After the coffin was placed on top of the pyre, Ieng Thirith was painstakingly escorted over to it. Pointing to the portrait among the flowers, one daughter said to her: “Do you see the photo? That’s Papa.”
“Is Papa OK?” Ieng Thirith asked.
“Papa is going to his previous hometown!”
“Papa is dying?”
“Yes, he is dead.”
“Papa, please rest in peace.”
The daughter wrapped her arms around her mother’s waist to pull her away. Ever irascible, Ieng Thirith brushed off her hands. That won the old lady a couple more minutes of teetering there, but she was soon led to an awaiting SUV and driven away.
Sitting on a plastic chair near the entrance to the property was Suong Sikoeun, a longtime neighbor in Malai who had once been in charge of propaganda in Ieng Sary’s foreign ministry. He must have taken to his job: after lecturing to one journalist that terrorism does much more damage than all-out war, he said that the legacy of the Khmer Rouge should be evaluated not by a court, but by a committee of learned academics.
Next to him was Nhem En, busy distributing business cards that said, in English, “Khmer Rouge Member 1975–1995.” Considering that the regime collapsed in 1979, this suggested something about the tenacity of the man’s loyalties. “Tuol Sleng Prison Photographer 1976–1979” was a more dubious admission still, not least for being partly fabricated. This was the prison, also known as S-21, that Duch, who is now serving a life sentence, once ran. Nhem En was just a photographer’s apprentice back then, but he has for years tried to exaggerate his part in taking the mug shots of newly admitted detainees who were later tortured and killed.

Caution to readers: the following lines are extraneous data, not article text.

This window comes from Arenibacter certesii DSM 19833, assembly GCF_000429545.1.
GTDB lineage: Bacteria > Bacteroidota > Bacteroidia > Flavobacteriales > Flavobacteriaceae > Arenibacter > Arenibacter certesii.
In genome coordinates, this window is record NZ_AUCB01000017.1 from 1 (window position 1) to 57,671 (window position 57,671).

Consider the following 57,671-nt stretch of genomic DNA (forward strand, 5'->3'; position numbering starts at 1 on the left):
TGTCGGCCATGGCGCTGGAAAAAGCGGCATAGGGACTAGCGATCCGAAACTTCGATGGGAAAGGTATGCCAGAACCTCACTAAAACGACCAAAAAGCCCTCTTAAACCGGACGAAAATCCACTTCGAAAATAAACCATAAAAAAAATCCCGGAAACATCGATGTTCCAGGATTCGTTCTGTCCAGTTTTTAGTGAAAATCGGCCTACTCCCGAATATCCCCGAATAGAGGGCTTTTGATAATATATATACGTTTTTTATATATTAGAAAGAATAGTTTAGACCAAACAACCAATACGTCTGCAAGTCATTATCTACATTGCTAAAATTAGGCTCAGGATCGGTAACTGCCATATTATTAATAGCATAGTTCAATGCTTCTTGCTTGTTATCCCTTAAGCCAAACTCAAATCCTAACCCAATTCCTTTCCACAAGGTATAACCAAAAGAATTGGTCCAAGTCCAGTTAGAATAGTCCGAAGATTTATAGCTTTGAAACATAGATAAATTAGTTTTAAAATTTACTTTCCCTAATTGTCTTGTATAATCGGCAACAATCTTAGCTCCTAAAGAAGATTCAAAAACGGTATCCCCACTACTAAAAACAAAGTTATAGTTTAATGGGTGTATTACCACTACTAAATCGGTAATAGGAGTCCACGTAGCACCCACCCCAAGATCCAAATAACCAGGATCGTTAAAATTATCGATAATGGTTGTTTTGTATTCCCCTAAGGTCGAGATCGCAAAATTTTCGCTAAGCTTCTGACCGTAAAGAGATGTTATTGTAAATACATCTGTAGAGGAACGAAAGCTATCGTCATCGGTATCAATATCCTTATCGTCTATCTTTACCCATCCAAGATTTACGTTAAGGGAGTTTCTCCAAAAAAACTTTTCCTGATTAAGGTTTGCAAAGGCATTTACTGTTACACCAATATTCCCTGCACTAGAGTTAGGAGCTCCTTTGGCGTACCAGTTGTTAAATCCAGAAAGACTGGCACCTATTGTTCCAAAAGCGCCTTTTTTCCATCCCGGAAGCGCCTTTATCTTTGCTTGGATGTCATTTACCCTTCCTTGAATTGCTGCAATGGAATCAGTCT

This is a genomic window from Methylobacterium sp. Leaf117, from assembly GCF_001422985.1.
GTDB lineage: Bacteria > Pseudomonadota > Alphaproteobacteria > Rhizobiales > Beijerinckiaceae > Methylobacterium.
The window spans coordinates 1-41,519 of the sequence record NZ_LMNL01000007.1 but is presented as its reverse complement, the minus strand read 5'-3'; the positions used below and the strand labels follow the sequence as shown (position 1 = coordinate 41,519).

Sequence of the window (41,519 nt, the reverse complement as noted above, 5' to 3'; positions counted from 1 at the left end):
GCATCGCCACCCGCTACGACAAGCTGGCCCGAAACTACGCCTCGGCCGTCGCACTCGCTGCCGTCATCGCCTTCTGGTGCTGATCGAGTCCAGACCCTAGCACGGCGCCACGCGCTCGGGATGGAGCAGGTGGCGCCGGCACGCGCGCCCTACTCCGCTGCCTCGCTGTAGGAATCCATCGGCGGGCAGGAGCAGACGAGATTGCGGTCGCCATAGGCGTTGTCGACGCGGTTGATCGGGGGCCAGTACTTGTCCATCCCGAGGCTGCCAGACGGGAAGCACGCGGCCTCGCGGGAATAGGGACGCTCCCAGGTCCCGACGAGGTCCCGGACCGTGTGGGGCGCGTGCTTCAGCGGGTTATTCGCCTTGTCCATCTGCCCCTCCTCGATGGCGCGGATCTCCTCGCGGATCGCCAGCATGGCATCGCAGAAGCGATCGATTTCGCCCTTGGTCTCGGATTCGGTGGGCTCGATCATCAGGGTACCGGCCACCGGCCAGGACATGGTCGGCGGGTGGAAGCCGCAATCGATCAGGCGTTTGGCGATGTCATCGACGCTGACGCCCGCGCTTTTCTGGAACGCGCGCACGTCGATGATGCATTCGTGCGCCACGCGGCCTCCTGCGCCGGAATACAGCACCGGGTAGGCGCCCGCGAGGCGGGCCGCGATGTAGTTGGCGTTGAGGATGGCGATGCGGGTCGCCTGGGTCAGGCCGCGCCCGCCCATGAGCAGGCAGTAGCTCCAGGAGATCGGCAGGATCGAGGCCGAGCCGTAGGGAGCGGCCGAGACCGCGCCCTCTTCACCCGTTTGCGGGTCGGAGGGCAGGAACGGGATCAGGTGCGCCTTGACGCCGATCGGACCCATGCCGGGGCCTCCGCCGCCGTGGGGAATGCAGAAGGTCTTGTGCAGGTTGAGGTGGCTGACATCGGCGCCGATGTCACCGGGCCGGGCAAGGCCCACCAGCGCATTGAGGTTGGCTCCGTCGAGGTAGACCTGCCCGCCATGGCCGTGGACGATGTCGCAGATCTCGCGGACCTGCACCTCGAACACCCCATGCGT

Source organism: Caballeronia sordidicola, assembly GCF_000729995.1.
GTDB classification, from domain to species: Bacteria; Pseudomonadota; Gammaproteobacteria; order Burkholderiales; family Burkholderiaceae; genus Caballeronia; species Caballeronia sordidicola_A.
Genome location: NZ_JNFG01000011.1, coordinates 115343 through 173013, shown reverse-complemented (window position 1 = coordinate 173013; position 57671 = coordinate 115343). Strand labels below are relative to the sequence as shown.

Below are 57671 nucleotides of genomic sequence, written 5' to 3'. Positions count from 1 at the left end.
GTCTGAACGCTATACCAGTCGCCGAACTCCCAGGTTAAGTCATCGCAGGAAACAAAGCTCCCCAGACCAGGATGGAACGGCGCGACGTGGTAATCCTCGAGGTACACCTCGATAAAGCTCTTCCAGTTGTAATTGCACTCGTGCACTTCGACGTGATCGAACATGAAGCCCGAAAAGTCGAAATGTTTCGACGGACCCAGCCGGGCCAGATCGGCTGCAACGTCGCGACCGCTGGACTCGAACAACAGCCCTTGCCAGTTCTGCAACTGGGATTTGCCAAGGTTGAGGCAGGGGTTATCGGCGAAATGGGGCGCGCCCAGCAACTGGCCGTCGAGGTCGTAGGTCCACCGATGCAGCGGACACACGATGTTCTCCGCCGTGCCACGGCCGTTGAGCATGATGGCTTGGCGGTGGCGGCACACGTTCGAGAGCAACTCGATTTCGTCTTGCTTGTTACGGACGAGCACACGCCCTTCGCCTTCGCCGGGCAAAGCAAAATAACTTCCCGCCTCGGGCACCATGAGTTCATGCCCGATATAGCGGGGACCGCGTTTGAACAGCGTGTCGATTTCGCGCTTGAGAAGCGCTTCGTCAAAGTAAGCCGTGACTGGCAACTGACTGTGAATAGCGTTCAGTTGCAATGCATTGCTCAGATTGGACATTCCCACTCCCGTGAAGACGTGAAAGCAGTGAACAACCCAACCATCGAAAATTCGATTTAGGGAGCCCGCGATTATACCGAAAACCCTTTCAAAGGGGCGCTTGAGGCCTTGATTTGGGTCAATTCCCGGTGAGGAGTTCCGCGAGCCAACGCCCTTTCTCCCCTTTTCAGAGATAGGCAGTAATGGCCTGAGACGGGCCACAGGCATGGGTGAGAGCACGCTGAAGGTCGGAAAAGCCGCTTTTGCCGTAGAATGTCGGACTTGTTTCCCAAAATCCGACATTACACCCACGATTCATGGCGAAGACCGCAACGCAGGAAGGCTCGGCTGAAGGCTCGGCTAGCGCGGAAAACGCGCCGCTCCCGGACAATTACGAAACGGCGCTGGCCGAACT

Suddenly the crowd at the entrance seized up. Ieng Vuth and his sisters lined up at the property’s edge. Sirens. Another SUV. A shuffle. A middle-aged man in a dark suit and dyed black hair appeared, a pretty, pasty-white-faced woman in tow. It was Y Chhean, the governor of Pailin—and Ieng Vuth’s boss—accompanied by his wife.
Once a bodyguard of Pol Pot’s and a Khmer Rouge commander, Y Chhean was among those who in the mid-1990s had turned themselves over to the Hun Sen government. Like Ieng Sary, he had transformed a bit of northwestern Cambodia into a personal domain. Unlike him, he wasn’t arrested in 2007: he hadn’t been senior enough during the Pol Pot years to interest the Khmer Rouge court. But now he was somebody. He was an appointed official of the all-powerful governing party of Prime Minister Hun Sen. And today, just a few months before general elections, he would be doing the honors at the cremation of a suspected mass murderer.
Y Chhean was handed a rod with a lit tip. He held it up to a long wire connected to four posts around the pyre. Fuses whistled. White lights swirled up and down the poles. Firecrackers crackled all around. On the pyre itself, little candy-colored bulbs started throbbing. The Bose speakers nestled in surrounding trees blared a bestial roar: supposedly like the scream of an elephant, it was meant to scare off spirits. Fireworks were set off. The cremation had started.
Over the next few hours, as Ieng Sary, now a snake of grey smoke, slowly climbed up the darkened sky, the guests and their hosts went their separate ways. Ieng Vuth, who had just taken a vow of mourning, ostensibly retreated to a state of contemplation. Ieng Thirith withdrew to la-la land. Y Chhean returned to campaigning for the winning party in a foregone election. And Karnavas, the lawyer without a case, went back to thinking about the legal motions that will forever be left undecided: “Such wonderful appeals! Such wonderful issues!”